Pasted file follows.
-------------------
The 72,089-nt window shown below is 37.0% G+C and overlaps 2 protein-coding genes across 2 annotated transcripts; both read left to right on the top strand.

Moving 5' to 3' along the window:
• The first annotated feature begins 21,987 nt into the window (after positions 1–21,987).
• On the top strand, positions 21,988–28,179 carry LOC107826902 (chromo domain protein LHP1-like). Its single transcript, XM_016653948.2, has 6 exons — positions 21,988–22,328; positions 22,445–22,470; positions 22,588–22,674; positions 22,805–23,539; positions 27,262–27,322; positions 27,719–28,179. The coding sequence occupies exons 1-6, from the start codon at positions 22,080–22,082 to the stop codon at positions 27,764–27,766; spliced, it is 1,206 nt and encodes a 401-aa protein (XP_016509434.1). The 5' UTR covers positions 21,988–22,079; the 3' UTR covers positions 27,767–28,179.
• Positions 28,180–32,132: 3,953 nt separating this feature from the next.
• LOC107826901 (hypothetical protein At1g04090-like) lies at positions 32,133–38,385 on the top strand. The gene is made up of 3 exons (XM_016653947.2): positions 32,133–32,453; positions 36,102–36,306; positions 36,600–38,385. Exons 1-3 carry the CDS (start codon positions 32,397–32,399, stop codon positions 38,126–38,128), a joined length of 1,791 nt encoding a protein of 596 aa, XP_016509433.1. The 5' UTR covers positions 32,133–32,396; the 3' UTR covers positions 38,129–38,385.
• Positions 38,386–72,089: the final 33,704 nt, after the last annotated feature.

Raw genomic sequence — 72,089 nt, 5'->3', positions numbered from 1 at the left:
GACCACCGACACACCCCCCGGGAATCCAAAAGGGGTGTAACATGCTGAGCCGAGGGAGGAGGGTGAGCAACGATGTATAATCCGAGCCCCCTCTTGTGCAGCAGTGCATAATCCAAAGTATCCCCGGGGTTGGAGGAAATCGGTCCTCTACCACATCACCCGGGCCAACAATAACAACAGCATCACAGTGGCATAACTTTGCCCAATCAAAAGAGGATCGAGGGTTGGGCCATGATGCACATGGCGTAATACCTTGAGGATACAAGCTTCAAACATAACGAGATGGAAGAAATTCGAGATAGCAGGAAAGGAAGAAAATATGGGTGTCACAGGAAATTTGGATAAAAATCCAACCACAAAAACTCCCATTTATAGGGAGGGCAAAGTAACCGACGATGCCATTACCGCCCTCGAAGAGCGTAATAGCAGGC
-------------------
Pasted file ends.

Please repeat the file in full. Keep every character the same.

The 72,089-nt window shown below is 37.0% G+C and overlaps 2 protein-coding genes across 2 annotated transcripts; both read left to right on the top strand.

Moving 5' to 3' along the window:
• The first annotated feature begins 21,987 nt into the window (after positions 1–21,987).
• On the top strand, positions 21,988–28,179 carry LOC107826902 (chromo domain protein LHP1-like). Its single transcript, XM_016653948.2, has 6 exons — positions 21,988–22,328; positions 22,445–22,470; positions 22,588–22,674; positions 22,805–23,539; positions 27,262–27,322; positions 27,719–28,179. The coding sequence occupies exons 1-6, from the start codon at positions 22,080–22,082 to the stop codon at positions 27,764–27,766; spliced, it is 1,206 nt and encodes a 401-aa protein (XP_016509434.1). The 5' UTR covers positions 21,988–22,079; the 3' UTR covers positions 27,767–28,179.
• Positions 28,180–32,132: 3,953 nt separating this feature from the next.
• LOC107826901 (hypothetical protein At1g04090-like) lies at positions 32,133–38,385 on the top strand. The gene is made up of 3 exons (XM_016653947.2): positions 32,133–32,453; positions 36,102–36,306; positions 36,600–38,385. Exons 1-3 carry the CDS (start codon positions 32,397–32,399, stop codon positions 38,126–38,128), a joined length of 1,791 nt encoding a protein of 596 aa, XP_016509433.1. The 5' UTR covers positions 32,133–32,396; the 3' UTR covers positions 38,129–38,385.
• Positions 38,386–72,089: the final 33,704 nt, after the last annotated feature.

Raw genomic sequence — 72,089 nt, 5'->3', positions numbered from 1 at the left:
GACCACCGACACACCCCCCGGGAATCCAAAAGGGGTGTAACATGCTGAGCCGAGGGAGGAGGGTGAGCAACGATGTATAATCCGAGCCCCCTCTTGTGCAGCAGTGCATAATCCAAAGTATCCCCGGGGTTGGAGGAAATCGGTCCTCTACCACATCACCCGGGCCAACAATAACAACAGCATCACAGTGGCATAACTTTGCCCAATCAAAAGAGGATCGAGGGTTGGGCCATGATGCACATGGCGTAATACCTTGAGGATACAAGCTTCAAACATAACGAGATGGAAGAAATTCGAGATAGCAGGAAAGGAAGAAAATATGGGTGTCACAGGAAATTTGGATAAAAATCCAACCACAAAAACTCCCATTTATAGGGAGGGCAAAGTAACCGACGATGCCATTACCGCCCTCGAAGAGCGTAATAGCAGGC